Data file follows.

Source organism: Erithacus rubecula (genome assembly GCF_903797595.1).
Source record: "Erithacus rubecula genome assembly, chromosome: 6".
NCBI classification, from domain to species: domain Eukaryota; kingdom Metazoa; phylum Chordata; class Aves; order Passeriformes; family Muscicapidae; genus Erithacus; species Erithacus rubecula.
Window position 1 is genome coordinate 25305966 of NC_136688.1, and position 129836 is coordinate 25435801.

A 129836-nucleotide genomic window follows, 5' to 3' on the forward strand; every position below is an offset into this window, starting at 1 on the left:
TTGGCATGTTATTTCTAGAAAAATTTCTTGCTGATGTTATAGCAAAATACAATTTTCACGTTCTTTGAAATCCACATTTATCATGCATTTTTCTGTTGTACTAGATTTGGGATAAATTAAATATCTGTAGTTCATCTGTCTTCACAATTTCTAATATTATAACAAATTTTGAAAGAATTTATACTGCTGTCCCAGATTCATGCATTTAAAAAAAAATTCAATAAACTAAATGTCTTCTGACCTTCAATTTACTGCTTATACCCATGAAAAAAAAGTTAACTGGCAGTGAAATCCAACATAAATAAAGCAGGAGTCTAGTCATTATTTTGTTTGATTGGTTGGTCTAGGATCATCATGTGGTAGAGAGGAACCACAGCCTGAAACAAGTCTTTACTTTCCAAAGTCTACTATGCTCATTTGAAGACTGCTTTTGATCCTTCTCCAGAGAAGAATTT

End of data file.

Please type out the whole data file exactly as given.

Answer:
Source organism: Erithacus rubecula (genome assembly GCF_903797595.1).
Source record: "Erithacus rubecula genome assembly, chromosome: 6".
NCBI classification, from domain to species: domain Eukaryota; kingdom Metazoa; phylum Chordata; class Aves; order Passeriformes; family Muscicapidae; genus Erithacus; species Erithacus rubecula.
Window position 1 is genome coordinate 25305966 of NC_136688.1, and position 129836 is coordinate 25435801.

A 129836-nucleotide genomic window follows, 5' to 3' on the forward strand; every position below is an offset into this window, starting at 1 on the left:
TTGGCATGTTATTTCTAGAAAAATTTCTTGCTGATGTTATAGCAAAATACAATTTTCACGTTCTTTGAAATCCACATTTATCATGCATTTTTCTGTTGTACTAGATTTGGGATAAATTAAATATCTGTAGTTCATCTGTCTTCACAATTTCTAATATTATAACAAATTTTGAAAGAATTTATACTGCTGTCCCAGATTCATGCATTTAAAAAAAAATTCAATAAACTAAATGTCTTCTGACCTTCAATTTACTGCTTATACCCATGAAAAAAAAGTTAACTGGCAGTGAAATCCAACATAAATAAAGCAGGAGTCTAGTCATTATTTTGTTTGATTGGTTGGTCTAGGATCATCATGTGGTAGAGAGGAACCACAGCCTGAAACAAGTCTTTACTTTCCAAAGTCTACTATGCTCATTTGAAGACTGCTTTTGATCCTTCTCCAGAGAAGAATTT